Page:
Dating is hard.
Once you finally find someone you’re pretty compatible with, you’ll might just throw in the towel and settle into a long-term relationship.
It turns out that humans may be programmed to do this — or at least, this approach is the savviest move for the survival of the human species.
Settling for someone we’re happy with, even though there might be a better match out there somewhere, could be a learned behaviour that’s been passed down for generations, recent research suggests.
From an evolutionary standpoint, settling for Mr. or Ms. Right Now is a better strategy than waiting around for Mr. or Ms. Right. It’s far less risky.
Researchers from Michigan State University figured this out by creating a computer model that simulated the risk-taking behaviour of thousands of generations of digital organisms. Each digital organism was programmed to make decisions in a way similar to humans. Each organism in the simulation had to take one high-stakes gamble that mimicked real life-altering decisions, like choosing a mate.
Organisms in the simulation only evolved to take fewer risks when they were faced with a rare, once-in-a-lifetime decision that came with a potentially huge payoff.
“If the stakes are sufficiently high, people prefer the safe option,” the researchers write in in their paper. “They are therefore risk sensitive (risk averse).”
If organisms in the simulation were faced with lots of little decisions with small payoffs (like betting $US50 on the outcome of a sports game), they did not evolve to take fewer risks.
The researchers also discovered that the simulated organisms were more likely to play it safe and settle on the first available mate when living in small groups. Populations with less than 1,000 members, or groups with less than 150 people were much more likely to avoid taking risks. Smaller populations meant fewer resources and fewer mate choices, so the simulated organisms were more likely to settle for the first available mate.
Many of our ancient ancestors lived in small groups with less than 150 people. That means they were much more likely to settle for Mr. or Ms. Right Now rather than Mr. or Ms. Perfect.
This kind of play it safe behaviour evolved because our ancestors had a lot more at stake than we do now. They spent most of their time searching for food and shelter, and their primary goal was to pass on their genes to the next generation. They learned to take the safe road and choose the first available mate to guarantee they could successfully carry on their lineage.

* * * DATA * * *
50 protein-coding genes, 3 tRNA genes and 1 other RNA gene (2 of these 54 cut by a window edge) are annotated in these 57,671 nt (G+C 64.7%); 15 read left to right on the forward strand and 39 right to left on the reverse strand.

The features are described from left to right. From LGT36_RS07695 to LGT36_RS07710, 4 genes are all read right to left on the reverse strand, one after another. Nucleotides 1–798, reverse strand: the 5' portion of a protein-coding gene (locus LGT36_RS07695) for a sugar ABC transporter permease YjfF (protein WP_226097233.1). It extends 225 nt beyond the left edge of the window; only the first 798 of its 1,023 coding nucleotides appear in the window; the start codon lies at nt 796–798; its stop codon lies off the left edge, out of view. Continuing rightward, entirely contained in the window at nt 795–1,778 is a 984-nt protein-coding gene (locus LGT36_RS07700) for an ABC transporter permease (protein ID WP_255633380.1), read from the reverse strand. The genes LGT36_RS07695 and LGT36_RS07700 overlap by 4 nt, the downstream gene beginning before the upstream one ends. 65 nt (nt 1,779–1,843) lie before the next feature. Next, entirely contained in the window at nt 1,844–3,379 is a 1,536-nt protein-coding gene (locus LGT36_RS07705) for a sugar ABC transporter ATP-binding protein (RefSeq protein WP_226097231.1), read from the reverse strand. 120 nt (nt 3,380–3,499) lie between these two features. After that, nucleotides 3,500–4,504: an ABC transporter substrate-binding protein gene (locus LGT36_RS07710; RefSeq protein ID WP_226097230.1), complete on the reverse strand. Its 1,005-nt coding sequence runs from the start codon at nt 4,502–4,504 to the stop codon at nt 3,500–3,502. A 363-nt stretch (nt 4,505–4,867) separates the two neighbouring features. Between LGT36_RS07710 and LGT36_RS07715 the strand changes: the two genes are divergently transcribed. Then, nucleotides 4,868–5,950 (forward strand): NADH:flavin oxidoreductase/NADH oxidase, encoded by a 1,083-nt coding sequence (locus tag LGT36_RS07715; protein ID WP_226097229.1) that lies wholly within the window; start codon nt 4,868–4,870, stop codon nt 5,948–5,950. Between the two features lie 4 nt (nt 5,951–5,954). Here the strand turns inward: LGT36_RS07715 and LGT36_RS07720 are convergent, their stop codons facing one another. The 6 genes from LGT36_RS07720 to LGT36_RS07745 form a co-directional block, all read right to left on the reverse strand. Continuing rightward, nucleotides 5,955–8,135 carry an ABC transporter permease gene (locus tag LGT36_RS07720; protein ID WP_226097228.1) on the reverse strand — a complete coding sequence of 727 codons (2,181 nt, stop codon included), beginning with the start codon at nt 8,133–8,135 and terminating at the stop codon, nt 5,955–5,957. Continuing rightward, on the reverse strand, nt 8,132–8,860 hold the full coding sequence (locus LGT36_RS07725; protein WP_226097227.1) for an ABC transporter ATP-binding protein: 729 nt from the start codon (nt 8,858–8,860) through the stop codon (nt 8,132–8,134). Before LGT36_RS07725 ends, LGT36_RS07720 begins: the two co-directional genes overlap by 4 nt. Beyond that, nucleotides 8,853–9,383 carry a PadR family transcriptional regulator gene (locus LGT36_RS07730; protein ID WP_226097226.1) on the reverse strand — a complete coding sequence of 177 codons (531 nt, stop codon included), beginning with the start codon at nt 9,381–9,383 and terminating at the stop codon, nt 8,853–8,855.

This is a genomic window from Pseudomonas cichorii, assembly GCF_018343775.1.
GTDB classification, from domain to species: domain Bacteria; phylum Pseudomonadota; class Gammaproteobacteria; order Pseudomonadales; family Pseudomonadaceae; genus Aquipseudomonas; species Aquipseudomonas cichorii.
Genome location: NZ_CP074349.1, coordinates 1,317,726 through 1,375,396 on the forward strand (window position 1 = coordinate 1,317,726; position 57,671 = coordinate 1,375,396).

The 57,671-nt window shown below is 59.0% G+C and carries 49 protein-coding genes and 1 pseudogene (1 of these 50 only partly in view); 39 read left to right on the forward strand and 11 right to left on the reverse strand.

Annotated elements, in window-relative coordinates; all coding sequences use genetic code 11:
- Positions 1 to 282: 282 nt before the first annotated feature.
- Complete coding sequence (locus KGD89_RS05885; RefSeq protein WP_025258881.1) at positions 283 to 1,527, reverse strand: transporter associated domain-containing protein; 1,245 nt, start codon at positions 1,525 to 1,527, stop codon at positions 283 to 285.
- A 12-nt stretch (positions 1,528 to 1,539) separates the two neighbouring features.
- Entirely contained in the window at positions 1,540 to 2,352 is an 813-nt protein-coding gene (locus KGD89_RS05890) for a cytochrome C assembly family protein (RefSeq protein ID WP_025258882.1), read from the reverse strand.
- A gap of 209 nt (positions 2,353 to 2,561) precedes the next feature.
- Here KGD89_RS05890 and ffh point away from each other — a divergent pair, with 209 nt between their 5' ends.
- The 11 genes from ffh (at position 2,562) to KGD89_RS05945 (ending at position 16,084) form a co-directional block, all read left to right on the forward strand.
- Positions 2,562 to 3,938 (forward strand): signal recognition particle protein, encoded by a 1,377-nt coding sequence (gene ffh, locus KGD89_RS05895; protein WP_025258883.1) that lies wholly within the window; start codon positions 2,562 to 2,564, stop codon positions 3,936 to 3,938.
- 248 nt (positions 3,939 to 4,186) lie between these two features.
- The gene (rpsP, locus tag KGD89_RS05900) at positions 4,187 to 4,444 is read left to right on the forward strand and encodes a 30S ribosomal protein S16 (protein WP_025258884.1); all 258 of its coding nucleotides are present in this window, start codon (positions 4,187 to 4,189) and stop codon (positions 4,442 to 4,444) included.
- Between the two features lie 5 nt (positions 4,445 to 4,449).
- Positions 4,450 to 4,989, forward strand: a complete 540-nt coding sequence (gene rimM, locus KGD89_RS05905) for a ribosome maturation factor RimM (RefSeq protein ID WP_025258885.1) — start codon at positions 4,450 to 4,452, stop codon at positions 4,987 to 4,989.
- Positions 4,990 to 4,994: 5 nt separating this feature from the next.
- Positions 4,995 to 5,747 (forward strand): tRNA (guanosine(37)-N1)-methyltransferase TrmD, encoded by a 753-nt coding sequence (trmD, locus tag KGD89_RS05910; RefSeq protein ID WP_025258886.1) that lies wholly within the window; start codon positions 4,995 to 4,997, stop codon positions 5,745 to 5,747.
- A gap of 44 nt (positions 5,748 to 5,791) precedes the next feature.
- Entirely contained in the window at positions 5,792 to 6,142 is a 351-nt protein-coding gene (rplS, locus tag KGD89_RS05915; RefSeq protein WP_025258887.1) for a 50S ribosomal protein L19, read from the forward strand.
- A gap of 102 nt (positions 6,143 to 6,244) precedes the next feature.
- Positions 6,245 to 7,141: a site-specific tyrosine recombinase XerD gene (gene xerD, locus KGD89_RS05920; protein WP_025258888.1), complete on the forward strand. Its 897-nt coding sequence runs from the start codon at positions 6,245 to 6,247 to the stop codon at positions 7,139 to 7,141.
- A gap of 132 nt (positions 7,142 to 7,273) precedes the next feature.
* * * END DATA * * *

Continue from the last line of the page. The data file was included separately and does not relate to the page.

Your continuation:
“[Our ancestors] could either choose to mate with the first, potentially inferior, companion and risk inferior offspring, or they could wait for Mr. or Ms. Perfect to come around,” Chris Adami, one of the authors on the new paper, said in a statement. “If they chose to wait, they risked never mating.”
Even though circumstances are very different now, we could still be genetically programmed to settle.
“This behaviour [avoiding risks] will still give your genes a higher probability to move to the future, which is evolution’s goal,” Adami said. “Your goal today may not be the same.”
So even though we don’t live in such small groups anymore, and passing on our genes may not be our number one priority anymore, the behaviour may have stuck with us.
Of course not everyone is equally likely to risk holding out for the perfect match. Some of us are naturally more gutsy than others. And there are many other factors that influence how likely we are to take a risk, like age, individual circumstances and how much value we personally give each outcome. A simulation can’t possibly capture all this nuance, and it’s a simulation, not a time machine that can explain exactly how we evolved or what’s in our genes (versus our culture and our environment).
But while some admire the most daring among us, the ones who refuse to settle, being risk-averse has its benefits — especially for the species as a whole.
“There will always be some agents that are extremely risk-seeking,” the researchers write. “Such agents can do extraordinarily well by chance and persist, but their genes are ultimately destined for extinction.”
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